What psychics do isn’t complicated. They throw out a nebulous suggestion — Does anyone here have a friend who died at a young age? — and let the clients fill in the gaps. I did! someone will exclaim, offering a detail about that unfortunate person, such as gender or a name. The psychic picks it up: Yes, I saw a young girl who was reaching out to me, etc. Then another vague suggestion about a common object — Something about a window? — and the client does the rest of the work: Wow, we were once in a school play called “Windows”! How on Earth could the psychic have known that?
Humans are pattern-seekers, and psychics are good at leveraging this. When we’re looking for connections between disparate things, we’re good at finding them. Psychics simply sketch out a number of possible connecting lines and then take credit for the one the clients choose. One point of the movie “A Beautiful Mind” is that the ability to find or the insistence on finding connections between unrelated things can veer between insight and madness.
So let’s talk about the Russia investigation.
When we hear about efforts by Russian actors to interfere in U.S. campaigns, interference that prompted a counterintelligence investigation by the FBI, it’s natural that our minds jump to “Homeland”-style conspiracies. Regardless of age, Americans grew up with a tangible sense of Russian spycraft thanks to pop culture, be it James Bond or “The Americans.” We see the word “Russians” and start building out a thread-covered wall in our minds, linking this to that and seeking out new items to fit into our pattern.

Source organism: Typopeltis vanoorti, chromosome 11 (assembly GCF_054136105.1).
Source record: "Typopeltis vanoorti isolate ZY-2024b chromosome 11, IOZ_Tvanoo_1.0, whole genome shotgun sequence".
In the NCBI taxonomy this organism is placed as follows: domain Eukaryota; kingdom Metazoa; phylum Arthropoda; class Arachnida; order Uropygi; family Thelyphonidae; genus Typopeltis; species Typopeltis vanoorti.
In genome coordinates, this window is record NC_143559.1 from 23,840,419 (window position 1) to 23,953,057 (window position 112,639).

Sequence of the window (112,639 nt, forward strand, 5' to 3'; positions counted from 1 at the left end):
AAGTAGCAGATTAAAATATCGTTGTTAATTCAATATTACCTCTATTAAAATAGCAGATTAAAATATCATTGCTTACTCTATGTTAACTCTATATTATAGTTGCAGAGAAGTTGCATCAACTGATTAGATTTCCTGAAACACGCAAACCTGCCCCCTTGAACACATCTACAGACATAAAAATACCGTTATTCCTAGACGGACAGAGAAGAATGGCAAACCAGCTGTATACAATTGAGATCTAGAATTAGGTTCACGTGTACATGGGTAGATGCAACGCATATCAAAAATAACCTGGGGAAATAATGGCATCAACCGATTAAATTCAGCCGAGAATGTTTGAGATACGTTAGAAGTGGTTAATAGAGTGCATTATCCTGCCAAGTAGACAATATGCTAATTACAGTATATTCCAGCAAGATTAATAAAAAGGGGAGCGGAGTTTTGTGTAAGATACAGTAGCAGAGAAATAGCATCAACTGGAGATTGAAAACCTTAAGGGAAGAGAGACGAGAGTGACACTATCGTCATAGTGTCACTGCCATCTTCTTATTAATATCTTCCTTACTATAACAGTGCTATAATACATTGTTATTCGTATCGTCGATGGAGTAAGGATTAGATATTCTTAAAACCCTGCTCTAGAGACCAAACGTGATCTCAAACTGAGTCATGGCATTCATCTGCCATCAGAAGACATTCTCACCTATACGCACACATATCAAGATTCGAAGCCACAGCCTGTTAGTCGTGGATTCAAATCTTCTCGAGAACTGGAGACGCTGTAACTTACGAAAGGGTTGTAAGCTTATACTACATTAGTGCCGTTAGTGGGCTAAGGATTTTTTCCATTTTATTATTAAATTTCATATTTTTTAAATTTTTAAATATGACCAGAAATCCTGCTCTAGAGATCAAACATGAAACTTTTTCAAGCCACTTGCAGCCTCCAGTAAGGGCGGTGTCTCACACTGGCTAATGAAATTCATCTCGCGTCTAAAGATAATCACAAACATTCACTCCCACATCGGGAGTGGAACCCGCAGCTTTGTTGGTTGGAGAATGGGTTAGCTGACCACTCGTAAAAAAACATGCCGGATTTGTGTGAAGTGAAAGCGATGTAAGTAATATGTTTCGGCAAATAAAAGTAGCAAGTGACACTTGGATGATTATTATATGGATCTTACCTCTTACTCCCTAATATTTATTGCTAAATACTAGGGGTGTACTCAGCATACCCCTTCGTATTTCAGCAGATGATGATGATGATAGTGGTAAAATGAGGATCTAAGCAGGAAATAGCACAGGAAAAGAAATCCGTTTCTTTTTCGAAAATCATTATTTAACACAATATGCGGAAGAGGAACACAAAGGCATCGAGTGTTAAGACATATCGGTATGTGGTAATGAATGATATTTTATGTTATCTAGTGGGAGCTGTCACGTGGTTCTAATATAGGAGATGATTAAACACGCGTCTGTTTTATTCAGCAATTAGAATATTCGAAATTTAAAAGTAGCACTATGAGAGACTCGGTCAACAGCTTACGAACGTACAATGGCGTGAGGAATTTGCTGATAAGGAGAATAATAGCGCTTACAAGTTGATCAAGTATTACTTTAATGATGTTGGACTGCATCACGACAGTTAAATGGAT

So along comes Cambridge Analytica, a nefarious-sounding organization with an intriguing backstory and enough sketchy characters orbiting it to make any “Law and Order” screenwriter drool. We start with SCL Group, a company that is involved in advising governments, militaries and political campaigns around the world in sometimes eyebrow-raising ways. Its value proposition was that it could overlay psychological insights onto traditional marketing efforts.
In 2016, Mercer and his daughter Rebekah Mercer first backed the candidacy of Sen. Ted Cruz (R-Tex.) in the presidential race; Cambridge worked on Cruz’s behalf. When Cruz lost, the Mercers turned their attention to the campaign of Donald Trump — after Trump’s campaign also hired Cambridge.